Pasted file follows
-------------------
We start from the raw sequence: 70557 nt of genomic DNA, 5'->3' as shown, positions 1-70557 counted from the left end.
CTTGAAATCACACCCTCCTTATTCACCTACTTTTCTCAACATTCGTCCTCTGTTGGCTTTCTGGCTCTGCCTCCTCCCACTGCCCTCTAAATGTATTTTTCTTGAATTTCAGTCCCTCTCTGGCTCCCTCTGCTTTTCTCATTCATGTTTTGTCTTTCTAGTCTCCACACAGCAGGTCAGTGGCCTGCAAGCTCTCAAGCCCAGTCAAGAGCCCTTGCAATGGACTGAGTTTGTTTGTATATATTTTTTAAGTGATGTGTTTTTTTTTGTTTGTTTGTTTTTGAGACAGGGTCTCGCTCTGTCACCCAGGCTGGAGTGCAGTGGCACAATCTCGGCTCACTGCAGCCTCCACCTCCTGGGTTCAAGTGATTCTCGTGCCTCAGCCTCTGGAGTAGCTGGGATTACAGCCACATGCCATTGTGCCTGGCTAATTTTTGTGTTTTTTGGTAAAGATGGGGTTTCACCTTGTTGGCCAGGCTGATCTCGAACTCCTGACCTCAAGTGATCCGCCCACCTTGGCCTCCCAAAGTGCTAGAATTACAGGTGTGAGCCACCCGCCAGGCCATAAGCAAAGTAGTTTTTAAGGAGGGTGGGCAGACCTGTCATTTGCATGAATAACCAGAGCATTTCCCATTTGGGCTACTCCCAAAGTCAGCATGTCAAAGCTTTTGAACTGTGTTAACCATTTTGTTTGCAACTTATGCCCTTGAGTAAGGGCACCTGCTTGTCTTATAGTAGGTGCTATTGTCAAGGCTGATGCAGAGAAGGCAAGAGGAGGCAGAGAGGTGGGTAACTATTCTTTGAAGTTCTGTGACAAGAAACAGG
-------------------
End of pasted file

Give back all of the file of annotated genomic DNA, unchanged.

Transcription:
We start from the raw sequence: 70557 nt of genomic DNA, 5'->3' as shown, positions 1-70557 counted from the left end.
CTTGAAATCACACCCTCCTTATTCACCTACTTTTCTCAACATTCGTCCTCTGTTGGCTTTCTGGCTCTGCCTCCTCCCACTGCCCTCTAAATGTATTTTTCTTGAATTTCAGTCCCTCTCTGGCTCCCTCTGCTTTTCTCATTCATGTTTTGTCTTTCTAGTCTCCACACAGCAGGTCAGTGGCCTGCAAGCTCTCAAGCCCAGTCAAGAGCCCTTGCAATGGACTGAGTTTGTTTGTATATATTTTTTAAGTGATGTGTTTTTTTTTGTTTGTTTGTTTTTGAGACAGGGTCTCGCTCTGTCACCCAGGCTGGAGTGCAGTGGCACAATCTCGGCTCACTGCAGCCTCCACCTCCTGGGTTCAAGTGATTCTCGTGCCTCAGCCTCTGGAGTAGCTGGGATTACAGCCACATGCCATTGTGCCTGGCTAATTTTTGTGTTTTTTGGTAAAGATGGGGTTTCACCTTGTTGGCCAGGCTGATCTCGAACTCCTGACCTCAAGTGATCCGCCCACCTTGGCCTCCCAAAGTGCTAGAATTACAGGTGTGAGCCACCCGCCAGGCCATAAGCAAAGTAGTTTTTAAGGAGGGTGGGCAGACCTGTCATTTGCATGAATAACCAGAGCATTTCCCATTTGGGCTACTCCCAAAGTCAGCATGTCAAAGCTTTTGAACTGTGTTAACCATTTTGTTTGCAACTTATGCCCTTGAGTAAGGGCACCTGCTTGTCTTATAGTAGGTGCTATTGTCAAGGCTGATGCAGAGAAGGCAAGAGGAGGCAGAGAGGTGGGTAACTATTCTTTGAAGTTCTGTGACAAGAAACAGG